Depth of Field
Depth of field is an essential element in filmmaking that does in fact create a more realistic cinematic experience than mere montage. DoF allows focusing on one particular object in a frame, which not only helps the eye follow a certain object but also parallels the way in which our eye realistically perceives things, making the film seem natural and more fluid. At the same time, the notion that more confusion is created by using depth of field also holds true. The technique may be used to draw attention to items in a frame that normally would not attract the human eye, which leaves the viewer questioning what he or she should truly be focusing on and what really matters in the film overall. Take the above picture, for example. The camera is focused on the closest subject in the frame, which happens to be the victim in the movie. However, despite the camera’s focus, our eyes tend to move towards the dark shadow towards the back of the shot. The viewer is then left to question which is more important in the general picture, and the difference between film and life is even more blurred by causing viewers to ask themselves, “Which is more important?”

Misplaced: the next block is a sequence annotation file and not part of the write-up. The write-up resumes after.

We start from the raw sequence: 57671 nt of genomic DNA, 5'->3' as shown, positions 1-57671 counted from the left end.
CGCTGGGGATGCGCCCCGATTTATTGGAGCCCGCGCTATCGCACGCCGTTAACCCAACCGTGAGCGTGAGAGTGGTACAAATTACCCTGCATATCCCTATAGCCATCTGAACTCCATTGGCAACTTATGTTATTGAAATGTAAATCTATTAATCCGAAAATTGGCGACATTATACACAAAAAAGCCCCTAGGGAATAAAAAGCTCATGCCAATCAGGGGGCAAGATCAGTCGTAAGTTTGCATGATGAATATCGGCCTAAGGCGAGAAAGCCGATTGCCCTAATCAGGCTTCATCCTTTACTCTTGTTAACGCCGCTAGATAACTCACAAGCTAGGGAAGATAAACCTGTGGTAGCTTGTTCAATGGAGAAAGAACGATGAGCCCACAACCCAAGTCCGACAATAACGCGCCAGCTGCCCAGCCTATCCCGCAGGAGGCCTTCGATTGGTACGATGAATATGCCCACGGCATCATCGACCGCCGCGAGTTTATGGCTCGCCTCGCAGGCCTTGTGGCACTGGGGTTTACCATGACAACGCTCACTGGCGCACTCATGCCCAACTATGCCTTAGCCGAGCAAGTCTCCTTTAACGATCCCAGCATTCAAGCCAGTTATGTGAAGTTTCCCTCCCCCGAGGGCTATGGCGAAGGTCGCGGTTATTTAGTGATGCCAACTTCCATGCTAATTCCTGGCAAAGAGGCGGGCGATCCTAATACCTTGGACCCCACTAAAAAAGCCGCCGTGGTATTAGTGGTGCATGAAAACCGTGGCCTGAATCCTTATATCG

Using deep focus is absolutely more realistic than anything created by editing, since it truly happens in the shot and is therefore occurring in real life. Deep focus adds multiple focal points for the audience, and within each point is (often) a different plot point or storyline occurring, similar to how things function realistically. Therefore, deep focus is a much more successful and better way to create space than using editing techniques.